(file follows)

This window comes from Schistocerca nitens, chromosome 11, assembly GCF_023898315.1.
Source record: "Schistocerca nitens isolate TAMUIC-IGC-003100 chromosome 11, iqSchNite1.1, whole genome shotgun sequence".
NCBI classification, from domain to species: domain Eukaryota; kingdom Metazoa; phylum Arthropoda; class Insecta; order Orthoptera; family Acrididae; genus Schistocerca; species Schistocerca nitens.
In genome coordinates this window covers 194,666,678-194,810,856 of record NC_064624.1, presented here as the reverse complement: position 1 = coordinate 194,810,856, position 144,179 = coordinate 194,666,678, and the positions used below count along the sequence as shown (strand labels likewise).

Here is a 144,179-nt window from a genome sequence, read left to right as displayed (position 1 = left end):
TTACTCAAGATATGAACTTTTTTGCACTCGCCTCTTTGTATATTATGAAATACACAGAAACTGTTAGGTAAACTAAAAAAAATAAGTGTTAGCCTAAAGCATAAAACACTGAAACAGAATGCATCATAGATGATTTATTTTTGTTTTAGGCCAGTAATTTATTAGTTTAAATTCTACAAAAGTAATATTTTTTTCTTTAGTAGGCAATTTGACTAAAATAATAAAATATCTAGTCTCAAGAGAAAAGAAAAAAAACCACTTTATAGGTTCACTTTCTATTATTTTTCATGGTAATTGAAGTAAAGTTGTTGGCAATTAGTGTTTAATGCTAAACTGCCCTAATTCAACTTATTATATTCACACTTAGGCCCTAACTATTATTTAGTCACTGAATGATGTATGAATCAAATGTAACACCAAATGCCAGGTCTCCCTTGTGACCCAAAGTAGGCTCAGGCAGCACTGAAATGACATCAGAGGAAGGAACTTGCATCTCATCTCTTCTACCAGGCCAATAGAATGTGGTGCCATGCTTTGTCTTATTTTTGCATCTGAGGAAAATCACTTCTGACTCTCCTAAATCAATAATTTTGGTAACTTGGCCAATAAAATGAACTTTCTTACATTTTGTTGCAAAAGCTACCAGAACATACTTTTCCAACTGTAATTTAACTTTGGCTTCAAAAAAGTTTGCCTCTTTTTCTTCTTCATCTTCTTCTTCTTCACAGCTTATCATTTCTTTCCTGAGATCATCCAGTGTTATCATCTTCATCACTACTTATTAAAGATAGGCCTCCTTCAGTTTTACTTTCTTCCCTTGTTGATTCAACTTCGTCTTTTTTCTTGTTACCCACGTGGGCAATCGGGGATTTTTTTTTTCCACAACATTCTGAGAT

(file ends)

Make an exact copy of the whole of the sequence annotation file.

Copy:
This window comes from Schistocerca nitens, chromosome 11, assembly GCF_023898315.1.
Source record: "Schistocerca nitens isolate TAMUIC-IGC-003100 chromosome 11, iqSchNite1.1, whole genome shotgun sequence".
NCBI classification, from domain to species: domain Eukaryota; kingdom Metazoa; phylum Arthropoda; class Insecta; order Orthoptera; family Acrididae; genus Schistocerca; species Schistocerca nitens.
In genome coordinates this window covers 194,666,678-194,810,856 of record NC_064624.1, presented here as the reverse complement: position 1 = coordinate 194,810,856, position 144,179 = coordinate 194,666,678, and the positions used below count along the sequence as shown (strand labels likewise).

Here is a 144,179-nt window from a genome sequence, read left to right as displayed (position 1 = left end):
TTACTCAAGATATGAACTTTTTTGCACTCGCCTCTTTGTATATTATGAAATACACAGAAACTGTTAGGTAAACTAAAAAAAATAAGTGTTAGCCTAAAGCATAAAACACTGAAACAGAATGCATCATAGATGATTTATTTTTGTTTTAGGCCAGTAATTTATTAGTTTAAATTCTACAAAAGTAATATTTTTTTCTTTAGTAGGCAATTTGACTAAAATAATAAAATATCTAGTCTCAAGAGAAAAGAAAAAAAACCACTTTATAGGTTCACTTTCTATTATTTTTCATGGTAATTGAAGTAAAGTTGTTGGCAATTAGTGTTTAATGCTAAACTGCCCTAATTCAACTTATTATATTCACACTTAGGCCCTAACTATTATTTAGTCACTGAATGATGTATGAATCAAATGTAACACCAAATGCCAGGTCTCCCTTGTGACCCAAAGTAGGCTCAGGCAGCACTGAAATGACATCAGAGGAAGGAACTTGCATCTCATCTCTTCTACCAGGCCAATAGAATGTGGTGCCATGCTTTGTCTTATTTTTGCATCTGAGGAAAATCACTTCTGACTCTCCTAAATCAATAATTTTGGTAACTTGGCCAATAAAATGAACTTTCTTACATTTTGTTGCAAAAGCTACCAGAACATACTTTTCCAACTGTAATTTAACTTTGGCTTCAAAAAAGTTTGCCTCTTTTTCTTCTTCATCTTCTTCTTCTTCACAGCTTATCATTTCTTTCCTGAGATCATCCAGTGTTATCATCTTCATCACTACTTATTAAAGATAGGCCTCCTTCAGTTTTACTTTCTTCCCTTGTTGATTCAACTTCGTCTTTTTTCTTGTTACCCACGTGGGCAATCGGGGATTTTTTTTTTCCACAACATTCTGAGAT